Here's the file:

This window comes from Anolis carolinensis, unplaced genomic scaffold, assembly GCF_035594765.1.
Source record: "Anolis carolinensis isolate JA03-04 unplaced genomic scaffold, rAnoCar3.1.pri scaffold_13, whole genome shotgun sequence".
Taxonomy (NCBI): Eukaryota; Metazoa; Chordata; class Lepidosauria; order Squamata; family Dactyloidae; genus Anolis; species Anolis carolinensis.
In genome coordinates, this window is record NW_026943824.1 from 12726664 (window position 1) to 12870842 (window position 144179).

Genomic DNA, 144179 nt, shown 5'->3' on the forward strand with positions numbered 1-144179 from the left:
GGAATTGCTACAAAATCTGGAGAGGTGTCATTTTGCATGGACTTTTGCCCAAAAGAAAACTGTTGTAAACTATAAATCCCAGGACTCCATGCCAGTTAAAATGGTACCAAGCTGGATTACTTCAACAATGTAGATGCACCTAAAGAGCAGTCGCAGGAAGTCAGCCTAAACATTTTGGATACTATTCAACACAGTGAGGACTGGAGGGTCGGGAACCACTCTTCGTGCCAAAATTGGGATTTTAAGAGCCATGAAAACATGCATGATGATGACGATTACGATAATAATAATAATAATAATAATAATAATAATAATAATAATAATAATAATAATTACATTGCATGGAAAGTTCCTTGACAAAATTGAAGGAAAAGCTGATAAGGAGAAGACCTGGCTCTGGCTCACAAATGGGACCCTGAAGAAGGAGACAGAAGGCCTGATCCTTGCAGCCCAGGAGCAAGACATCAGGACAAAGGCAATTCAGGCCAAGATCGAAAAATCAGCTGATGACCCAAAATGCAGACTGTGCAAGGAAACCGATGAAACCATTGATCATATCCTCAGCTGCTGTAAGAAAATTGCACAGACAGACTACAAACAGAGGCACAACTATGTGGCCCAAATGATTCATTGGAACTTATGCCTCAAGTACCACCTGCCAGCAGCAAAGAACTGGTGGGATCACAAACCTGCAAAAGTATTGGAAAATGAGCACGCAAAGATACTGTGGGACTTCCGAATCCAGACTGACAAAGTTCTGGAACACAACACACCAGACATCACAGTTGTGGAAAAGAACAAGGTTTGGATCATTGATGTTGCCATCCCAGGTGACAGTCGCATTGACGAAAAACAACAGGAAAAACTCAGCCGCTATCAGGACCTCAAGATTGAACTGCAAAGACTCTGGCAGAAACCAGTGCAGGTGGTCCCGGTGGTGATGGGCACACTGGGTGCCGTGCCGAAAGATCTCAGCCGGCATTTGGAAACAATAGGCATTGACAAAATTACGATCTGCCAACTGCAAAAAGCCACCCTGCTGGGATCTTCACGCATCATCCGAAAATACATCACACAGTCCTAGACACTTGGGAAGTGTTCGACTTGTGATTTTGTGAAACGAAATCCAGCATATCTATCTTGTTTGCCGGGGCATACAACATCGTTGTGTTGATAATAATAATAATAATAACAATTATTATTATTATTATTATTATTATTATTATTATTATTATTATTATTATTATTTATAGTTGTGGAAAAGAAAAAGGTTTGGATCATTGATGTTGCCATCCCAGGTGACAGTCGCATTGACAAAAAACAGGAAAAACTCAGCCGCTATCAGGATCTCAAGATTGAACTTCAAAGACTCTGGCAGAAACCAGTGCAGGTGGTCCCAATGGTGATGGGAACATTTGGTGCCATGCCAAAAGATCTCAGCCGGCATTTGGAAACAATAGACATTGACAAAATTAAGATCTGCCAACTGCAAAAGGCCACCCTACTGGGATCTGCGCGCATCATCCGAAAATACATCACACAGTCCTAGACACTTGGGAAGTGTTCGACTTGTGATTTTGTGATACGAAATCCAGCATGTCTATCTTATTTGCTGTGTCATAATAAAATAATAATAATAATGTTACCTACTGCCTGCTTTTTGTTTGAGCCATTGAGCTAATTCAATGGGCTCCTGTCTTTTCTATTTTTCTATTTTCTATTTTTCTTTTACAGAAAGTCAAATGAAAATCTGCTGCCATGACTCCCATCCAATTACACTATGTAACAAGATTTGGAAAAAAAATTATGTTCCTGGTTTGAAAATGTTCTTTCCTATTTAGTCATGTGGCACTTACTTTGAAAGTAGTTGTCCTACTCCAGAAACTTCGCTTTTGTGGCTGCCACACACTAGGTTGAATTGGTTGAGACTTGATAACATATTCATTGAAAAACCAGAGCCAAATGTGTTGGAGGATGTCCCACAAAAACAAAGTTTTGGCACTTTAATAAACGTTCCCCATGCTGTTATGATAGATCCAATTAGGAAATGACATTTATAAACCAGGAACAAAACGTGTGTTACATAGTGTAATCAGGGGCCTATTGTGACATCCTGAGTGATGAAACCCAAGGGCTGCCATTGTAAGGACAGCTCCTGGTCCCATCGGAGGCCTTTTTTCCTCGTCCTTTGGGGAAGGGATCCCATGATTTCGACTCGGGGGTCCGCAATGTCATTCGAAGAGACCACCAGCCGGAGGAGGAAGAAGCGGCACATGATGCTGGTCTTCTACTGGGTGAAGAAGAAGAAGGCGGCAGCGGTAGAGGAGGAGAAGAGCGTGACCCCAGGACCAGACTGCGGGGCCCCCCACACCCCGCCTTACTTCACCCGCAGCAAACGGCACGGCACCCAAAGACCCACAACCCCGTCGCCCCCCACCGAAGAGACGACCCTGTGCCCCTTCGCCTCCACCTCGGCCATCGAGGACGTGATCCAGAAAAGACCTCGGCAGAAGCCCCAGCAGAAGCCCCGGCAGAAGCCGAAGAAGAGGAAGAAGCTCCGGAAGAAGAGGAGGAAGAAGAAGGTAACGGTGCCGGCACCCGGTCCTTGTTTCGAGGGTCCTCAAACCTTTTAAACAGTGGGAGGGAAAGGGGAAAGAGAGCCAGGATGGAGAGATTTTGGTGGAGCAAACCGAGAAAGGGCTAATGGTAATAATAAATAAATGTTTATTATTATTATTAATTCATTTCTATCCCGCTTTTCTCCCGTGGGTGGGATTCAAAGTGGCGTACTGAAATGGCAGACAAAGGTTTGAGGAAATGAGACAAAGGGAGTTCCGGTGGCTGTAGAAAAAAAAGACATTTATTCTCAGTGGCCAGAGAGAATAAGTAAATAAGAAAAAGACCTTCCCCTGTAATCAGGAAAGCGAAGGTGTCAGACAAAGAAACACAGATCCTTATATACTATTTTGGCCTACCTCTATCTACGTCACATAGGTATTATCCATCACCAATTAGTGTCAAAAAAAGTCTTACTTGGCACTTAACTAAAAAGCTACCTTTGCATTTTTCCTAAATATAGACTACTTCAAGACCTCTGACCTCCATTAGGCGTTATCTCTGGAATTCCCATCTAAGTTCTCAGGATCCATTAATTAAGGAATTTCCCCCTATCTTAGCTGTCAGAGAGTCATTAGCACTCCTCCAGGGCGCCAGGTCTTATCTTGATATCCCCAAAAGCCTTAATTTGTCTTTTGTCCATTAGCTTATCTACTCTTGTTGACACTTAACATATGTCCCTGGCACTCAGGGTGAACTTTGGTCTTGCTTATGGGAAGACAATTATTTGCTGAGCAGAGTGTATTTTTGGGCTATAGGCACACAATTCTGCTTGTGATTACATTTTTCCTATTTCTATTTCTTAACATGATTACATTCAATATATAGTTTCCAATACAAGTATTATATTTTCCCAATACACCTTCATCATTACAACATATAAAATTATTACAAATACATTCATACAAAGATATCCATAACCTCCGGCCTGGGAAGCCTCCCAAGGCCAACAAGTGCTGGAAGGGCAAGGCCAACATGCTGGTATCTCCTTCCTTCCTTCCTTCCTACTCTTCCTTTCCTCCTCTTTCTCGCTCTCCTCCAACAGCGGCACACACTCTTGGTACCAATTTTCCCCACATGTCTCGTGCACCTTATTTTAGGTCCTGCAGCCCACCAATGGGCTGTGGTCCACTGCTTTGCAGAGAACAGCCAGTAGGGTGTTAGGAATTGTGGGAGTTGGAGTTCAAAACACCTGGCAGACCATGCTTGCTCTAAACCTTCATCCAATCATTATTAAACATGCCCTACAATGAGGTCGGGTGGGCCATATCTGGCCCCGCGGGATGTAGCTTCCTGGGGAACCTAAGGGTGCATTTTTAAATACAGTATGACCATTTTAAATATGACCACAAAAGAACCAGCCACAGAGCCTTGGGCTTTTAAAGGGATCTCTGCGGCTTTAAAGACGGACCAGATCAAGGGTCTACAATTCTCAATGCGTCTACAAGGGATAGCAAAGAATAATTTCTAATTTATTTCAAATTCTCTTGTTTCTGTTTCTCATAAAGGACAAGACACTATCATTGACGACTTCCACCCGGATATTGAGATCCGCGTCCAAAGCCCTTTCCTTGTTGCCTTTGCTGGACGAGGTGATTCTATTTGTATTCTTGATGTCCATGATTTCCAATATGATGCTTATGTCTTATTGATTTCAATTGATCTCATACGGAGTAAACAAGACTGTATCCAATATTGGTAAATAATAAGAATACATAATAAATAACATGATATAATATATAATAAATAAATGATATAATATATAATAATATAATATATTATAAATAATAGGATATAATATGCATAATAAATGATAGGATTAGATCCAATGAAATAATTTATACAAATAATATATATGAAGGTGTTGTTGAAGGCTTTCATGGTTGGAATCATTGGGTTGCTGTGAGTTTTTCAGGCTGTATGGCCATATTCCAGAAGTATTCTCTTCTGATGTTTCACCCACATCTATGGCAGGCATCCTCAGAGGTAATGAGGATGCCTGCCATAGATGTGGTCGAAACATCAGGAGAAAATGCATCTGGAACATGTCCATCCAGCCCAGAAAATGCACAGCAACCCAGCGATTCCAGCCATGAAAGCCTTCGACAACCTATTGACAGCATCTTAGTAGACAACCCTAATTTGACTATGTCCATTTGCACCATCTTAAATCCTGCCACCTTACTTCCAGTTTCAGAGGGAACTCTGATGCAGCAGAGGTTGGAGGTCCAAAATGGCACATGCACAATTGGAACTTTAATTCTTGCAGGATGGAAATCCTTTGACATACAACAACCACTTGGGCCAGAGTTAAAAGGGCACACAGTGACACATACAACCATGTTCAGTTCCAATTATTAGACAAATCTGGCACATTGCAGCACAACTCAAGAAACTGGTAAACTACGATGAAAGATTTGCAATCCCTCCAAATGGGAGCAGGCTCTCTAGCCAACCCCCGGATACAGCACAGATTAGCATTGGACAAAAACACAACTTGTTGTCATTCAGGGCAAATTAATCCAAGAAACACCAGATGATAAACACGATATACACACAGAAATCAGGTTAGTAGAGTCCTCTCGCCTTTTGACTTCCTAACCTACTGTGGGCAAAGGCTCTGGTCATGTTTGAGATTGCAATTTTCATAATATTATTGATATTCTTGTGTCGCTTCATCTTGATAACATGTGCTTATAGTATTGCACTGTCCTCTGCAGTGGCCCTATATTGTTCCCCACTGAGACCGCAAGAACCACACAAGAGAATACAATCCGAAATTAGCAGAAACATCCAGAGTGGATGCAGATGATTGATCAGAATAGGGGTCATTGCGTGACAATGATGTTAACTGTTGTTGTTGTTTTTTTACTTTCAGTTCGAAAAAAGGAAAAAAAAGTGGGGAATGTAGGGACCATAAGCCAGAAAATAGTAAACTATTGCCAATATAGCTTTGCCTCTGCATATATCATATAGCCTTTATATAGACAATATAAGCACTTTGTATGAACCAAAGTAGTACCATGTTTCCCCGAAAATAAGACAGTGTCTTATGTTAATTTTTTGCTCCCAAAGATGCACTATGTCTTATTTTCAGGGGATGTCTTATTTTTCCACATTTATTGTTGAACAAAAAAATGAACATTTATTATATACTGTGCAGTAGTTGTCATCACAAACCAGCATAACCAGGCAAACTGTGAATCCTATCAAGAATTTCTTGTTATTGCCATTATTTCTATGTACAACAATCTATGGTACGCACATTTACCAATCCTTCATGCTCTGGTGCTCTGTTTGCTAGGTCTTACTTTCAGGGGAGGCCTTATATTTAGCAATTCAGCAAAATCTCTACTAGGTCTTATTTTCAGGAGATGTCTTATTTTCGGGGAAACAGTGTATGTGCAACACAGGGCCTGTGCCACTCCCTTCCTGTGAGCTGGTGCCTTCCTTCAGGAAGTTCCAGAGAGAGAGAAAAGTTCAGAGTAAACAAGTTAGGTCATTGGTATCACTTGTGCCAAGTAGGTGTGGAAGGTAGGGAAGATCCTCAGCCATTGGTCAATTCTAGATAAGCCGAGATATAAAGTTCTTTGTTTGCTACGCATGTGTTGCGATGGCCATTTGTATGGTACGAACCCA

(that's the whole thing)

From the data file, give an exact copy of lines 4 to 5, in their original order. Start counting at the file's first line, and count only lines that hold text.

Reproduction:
In genome coordinates, this window is record NW_026943824.1 from 12726664 (window position 1) to 12870842 (window position 144179).

Genomic DNA, 144179 nt, shown 5'->3' on the forward strand with positions numbered 1-144179 from the left: